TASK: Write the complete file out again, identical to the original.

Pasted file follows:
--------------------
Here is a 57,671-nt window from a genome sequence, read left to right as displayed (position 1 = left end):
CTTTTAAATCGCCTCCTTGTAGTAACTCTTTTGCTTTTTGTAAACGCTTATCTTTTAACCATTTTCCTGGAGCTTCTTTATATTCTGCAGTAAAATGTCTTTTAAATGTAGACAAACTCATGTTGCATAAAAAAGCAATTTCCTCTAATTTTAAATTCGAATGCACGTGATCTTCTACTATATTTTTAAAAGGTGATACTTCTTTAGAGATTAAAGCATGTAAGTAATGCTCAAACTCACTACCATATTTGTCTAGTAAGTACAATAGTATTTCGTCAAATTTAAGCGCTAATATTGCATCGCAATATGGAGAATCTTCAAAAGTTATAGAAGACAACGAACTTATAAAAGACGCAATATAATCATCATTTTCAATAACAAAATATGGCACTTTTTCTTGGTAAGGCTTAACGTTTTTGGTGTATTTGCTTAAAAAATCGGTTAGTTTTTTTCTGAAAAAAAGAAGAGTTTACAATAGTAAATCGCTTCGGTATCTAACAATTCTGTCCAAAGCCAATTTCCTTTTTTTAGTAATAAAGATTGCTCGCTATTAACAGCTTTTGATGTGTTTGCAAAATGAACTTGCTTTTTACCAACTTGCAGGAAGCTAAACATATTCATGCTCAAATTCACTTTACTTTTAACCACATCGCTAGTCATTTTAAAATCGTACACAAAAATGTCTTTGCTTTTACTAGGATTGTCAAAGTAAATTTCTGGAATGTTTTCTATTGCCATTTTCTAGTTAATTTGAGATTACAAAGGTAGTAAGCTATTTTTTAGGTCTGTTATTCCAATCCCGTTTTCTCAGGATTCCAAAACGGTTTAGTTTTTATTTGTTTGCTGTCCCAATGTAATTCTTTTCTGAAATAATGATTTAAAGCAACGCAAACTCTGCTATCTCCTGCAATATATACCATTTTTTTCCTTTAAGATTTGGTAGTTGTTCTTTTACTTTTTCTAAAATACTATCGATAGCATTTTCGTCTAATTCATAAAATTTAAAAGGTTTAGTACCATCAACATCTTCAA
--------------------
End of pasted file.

Here is a 57,671-nt window from a genome sequence, read left to right as displayed (position 1 = left end):
CTTTTAAATCGCCTCCTTGTAGTAACTCTTTTGCTTTTTGTAAACGCTTATCTTTTAACCATTTTCCTGGAGCTTCTTTATATTCTGCAGTAAAATGTCTTTTAAATGTAGACAAACTCATGTTGCATAAAAAAGCAATTTCCTCTAATTTTAAATTCGAATGCACGTGATCTTCTACTATATTTTTAAAAGGTGATACTTCTTTAGAGATTAAAGCATGTAAGTAATGCTCAAACTCACTACCATATTTGTCTAGTAAGTACAATAGTATTTCGTCAAATTTAAGCGCTAATATTGCATCGCAATATGGAGAATCTTCAAAAGTTATAGAAGACAACGAACTTATAAAAGACGCAATATAATCATCATTTTCAATAACAAAATATGGCACTTTTTCTTGGTAAGGCTTAACGTTTTTGGTGTATTTGCTTAAAAAATCGGTTAGTTTTTTTCTGAAAAAAAGAAGAGTTTACAATAGTAAATCGCTTCGGTATCTAACAATTCTGTCCAAAGCCAATTTCCTTTTTTTAGTAATAAAGATTGCTCGCTATTAACAGCTTTTGATGTGTTTGCAAAATGAACTTGCTTTTTACCAACTTGCAGGAAGCTAAACATATTCATGCTCAAATTCACTTTACTTTTAACCACATCGCTAGTCATTTTAAAATCGTACACAAAAATGTCTTTGCTTTTACTAGGATTGTCAAAGTAAATTTCTGGAATGTTTTCTATTGCCATTTTCTAGTTAATTTGAGATTACAAAGGTAGTAAGCTATTTTTTAGGTCTGTTATTCCAATCCCGTTTTCTCAGGATTCCAAAACGGTTTAGTTTTTATTTGTTTGCTGTCCCAATGTAATTCTTTTCTGAAATAATGATTTAAAGCAACGCAAACTCTGCTATCTCCTGCAATATATACCATTTTTTTCCTTTAAGATTTGGTAGTTGTTCTTTTACTTTTTCTAAAATACTATCGATAGCATTTTCGTCTAATTCATAAAATTTAAAAGGTTTAGTACCATCAACATCTTCAA